I went to the doctor a few weeks ago. I had money in my pocket to pay the bill, and plastic if I didn’t have enough cash.
I had no idea what I’d be charged. There’s nothing posted anywhere that tells you anything about fees, except the one warning you about the fee you’ll be assessed if the check you write bounces.
I’d like to grouse about what the visit cost, and I may at some point because it was ridiculous, but what really annoyed me in this case was the billing process.
They do tell you right away that if you pay a certain amount of the bill now, you get a bit of a deduction. OK, so the doctor is done with me, I’m in front of a nice lady who is tap, tap, tapping on her keyboard, trying to figure out what I owe.
She comes up with a figure, one that includes the discount, I had enough money to pay the whole thing, and we’re done.
No, we’re not.
About two weeks later, I get a bill from corporate telling me I owe about two and a half times more than the amount I’d already paid. The nice lady had not mentioned that there might be additional charges, and, my bad, I didn’t notice the statement on the receipt that said “this payment may not be considered payment in full.”
When I called the main office to talk about this, the first option on the phone menu was not, “Hello, thank you for calling XYZ Health Care, how can I help you?” it was “If you’d like to pay your bill with a credit card, press 1 now.”
The person I eventually talked with couldn’t tell me why fees aren’t posted. I know there are people who figure that stuff out — the insurance companies require billing codes for every conceivable procedure — so why can’t we, the patients, know at the time of service what we’re going to be charged? What’s the big secret?
From a purely business perspective, aren’t your prospects of being paid in full, in a timely fashion, much better if you give me the whole bill, bad as it may be, now, when I’m standing in front of you with money in my hand?
Most of what little bit of knowledge I have about the United Kingdom’s national health care system I’ve got from watching “Doc Martin.” It’s a British comedy about a brilliant but extremely cranky and sullen surgeon, the Doc Martin of the title, who develops a debilitating fear of blood.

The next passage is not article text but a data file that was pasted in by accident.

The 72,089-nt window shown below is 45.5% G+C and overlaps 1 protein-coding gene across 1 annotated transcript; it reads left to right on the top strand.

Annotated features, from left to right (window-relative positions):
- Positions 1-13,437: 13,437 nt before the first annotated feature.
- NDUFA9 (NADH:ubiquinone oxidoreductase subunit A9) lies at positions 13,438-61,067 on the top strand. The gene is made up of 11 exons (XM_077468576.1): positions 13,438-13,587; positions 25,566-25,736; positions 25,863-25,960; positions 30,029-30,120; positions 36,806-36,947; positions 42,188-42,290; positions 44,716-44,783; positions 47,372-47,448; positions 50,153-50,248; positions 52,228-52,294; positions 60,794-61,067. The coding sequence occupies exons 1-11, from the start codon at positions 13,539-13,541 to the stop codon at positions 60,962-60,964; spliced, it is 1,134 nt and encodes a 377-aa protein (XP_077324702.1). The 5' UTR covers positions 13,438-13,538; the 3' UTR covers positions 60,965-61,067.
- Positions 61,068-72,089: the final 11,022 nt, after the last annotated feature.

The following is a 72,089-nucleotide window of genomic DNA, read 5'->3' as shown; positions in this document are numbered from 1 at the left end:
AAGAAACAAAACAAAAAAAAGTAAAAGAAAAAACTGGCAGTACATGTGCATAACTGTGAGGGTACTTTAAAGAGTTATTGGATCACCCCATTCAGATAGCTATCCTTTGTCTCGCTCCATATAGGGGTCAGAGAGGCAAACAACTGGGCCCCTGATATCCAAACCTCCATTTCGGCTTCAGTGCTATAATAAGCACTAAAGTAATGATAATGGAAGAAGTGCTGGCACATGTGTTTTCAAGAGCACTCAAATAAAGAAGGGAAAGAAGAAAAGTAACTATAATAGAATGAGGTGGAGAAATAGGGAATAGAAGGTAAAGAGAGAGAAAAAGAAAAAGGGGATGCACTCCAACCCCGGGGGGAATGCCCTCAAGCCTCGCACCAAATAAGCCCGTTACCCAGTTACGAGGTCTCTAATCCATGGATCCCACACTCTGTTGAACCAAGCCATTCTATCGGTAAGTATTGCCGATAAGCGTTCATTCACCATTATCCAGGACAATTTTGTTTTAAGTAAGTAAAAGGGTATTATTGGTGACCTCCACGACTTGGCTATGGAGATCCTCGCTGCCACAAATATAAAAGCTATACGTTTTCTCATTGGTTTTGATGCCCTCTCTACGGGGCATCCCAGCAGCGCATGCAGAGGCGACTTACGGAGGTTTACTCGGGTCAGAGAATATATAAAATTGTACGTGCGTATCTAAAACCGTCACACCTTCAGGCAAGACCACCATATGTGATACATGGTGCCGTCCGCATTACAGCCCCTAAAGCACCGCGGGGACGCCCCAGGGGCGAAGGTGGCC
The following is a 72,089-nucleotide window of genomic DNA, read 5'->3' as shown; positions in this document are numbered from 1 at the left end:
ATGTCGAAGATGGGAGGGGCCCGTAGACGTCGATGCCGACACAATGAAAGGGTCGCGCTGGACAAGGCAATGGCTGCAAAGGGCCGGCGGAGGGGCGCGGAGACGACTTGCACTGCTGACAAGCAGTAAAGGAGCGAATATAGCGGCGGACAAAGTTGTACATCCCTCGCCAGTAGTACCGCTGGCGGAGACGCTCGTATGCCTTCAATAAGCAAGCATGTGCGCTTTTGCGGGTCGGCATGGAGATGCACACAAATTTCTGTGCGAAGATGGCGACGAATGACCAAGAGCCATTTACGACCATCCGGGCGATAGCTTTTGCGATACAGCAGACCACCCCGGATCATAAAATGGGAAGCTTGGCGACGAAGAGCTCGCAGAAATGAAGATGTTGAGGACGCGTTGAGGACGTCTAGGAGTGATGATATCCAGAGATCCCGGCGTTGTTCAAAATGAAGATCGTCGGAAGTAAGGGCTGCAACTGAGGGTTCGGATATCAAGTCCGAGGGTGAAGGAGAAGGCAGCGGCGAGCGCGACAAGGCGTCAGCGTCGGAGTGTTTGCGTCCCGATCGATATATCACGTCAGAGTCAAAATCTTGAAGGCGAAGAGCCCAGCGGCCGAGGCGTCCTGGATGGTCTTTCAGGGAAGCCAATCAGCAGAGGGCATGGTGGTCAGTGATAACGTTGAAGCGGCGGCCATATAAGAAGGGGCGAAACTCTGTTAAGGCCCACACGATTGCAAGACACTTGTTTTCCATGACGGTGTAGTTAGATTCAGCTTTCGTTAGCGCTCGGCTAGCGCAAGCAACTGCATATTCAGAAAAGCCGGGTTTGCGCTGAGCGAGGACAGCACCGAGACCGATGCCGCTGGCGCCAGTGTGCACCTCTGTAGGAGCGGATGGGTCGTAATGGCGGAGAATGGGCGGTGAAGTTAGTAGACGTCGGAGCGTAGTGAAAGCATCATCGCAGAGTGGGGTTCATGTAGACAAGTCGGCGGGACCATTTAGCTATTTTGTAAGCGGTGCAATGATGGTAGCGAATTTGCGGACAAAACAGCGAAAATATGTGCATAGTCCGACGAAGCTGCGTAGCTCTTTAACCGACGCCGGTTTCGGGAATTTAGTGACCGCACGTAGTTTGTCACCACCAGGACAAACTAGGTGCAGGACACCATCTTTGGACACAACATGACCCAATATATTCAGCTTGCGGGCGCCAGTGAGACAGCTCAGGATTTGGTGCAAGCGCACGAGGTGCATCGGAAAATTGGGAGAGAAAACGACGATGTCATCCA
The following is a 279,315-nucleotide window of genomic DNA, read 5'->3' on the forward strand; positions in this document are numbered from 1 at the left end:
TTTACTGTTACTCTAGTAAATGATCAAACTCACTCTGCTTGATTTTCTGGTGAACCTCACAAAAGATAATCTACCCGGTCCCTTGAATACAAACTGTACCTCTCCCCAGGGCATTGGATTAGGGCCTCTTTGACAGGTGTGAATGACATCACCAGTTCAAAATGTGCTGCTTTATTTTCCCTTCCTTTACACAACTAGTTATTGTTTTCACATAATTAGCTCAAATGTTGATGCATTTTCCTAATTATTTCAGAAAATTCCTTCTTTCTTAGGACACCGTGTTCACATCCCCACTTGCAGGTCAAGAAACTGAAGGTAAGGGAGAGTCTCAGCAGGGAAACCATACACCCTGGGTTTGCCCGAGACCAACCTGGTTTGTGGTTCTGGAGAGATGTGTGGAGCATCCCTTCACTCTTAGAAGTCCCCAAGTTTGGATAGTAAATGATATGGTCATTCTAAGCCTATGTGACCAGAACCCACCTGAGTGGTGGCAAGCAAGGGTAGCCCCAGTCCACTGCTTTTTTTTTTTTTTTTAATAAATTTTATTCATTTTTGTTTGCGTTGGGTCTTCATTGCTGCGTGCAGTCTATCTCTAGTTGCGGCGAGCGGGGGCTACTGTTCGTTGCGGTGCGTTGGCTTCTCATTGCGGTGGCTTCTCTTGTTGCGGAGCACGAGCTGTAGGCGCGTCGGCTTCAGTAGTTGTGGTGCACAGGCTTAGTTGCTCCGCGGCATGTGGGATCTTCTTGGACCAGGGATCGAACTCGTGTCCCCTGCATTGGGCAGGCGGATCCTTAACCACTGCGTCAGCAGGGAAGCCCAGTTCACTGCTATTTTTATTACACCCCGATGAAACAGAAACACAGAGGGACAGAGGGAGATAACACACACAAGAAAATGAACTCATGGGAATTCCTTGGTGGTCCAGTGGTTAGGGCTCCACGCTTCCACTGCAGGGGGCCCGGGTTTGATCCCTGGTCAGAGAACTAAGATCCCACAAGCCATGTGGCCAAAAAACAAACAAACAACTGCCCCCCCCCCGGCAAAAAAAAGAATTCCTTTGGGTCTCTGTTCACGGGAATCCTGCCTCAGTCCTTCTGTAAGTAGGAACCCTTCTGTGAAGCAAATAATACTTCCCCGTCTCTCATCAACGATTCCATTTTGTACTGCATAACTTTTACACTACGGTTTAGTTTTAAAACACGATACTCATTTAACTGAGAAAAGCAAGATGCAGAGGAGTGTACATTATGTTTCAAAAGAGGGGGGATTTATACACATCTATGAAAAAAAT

It makes operating on people kind of difficult, so he is reassigned as a general practitioner to a quirky little town in Cornwall, where the show’s humor comes from the convergence of the doctor’s extreme oddities with his lack of patience with his patients, who all have their own eccentricities.
It seems that in the U.K. the physicians are employees of the government, or maybe of the national health care system. I don’t know how much they’re paid, or if the government helps with costs of education, or if the system itself is solvent. Taxes are how it’s funded, I think.
It has its flaws and detractors, but one upside seems to be that, at least in this town in Cornwall, the people aren’t worried about their doctor bills. They talk about the doctor, but nobody talks about insurance or the lack thereof. I’m assuming the doctor gets a paycheck on a regular basis, regardless of the number of patients he sees and the amount of time he spends with each one.
I don’t know how Medicare for All, or any other sort of national health care system, would work here, or if it could. It might be that health care providers and their staff would be employees of the federal government, or agree to accept flat fees — guaranteed, of course — for various services. Probably a brain surgeon would be higher on the pay scale, but no extra billing to insurance companies. No insurance companies.
Maybe the federal government would pay for medical school, so new providers aren’t starting out hundreds of thousands of dollars in debt. Maybe it could cover the cost of offices, office staff, equipment, supplies and malpractice insurance, thereby making a smaller salary more palatable (the average physician’s salary is $313,000 a year, according to Axios.com) and also making it feasible for doctors to be in practice alone, assuming some might prefer to work that way.
Of course all that would mean higher taxes, and nobody wants those. Nobody wants transparency, either.
Heavy sigh. Cornwall is calling.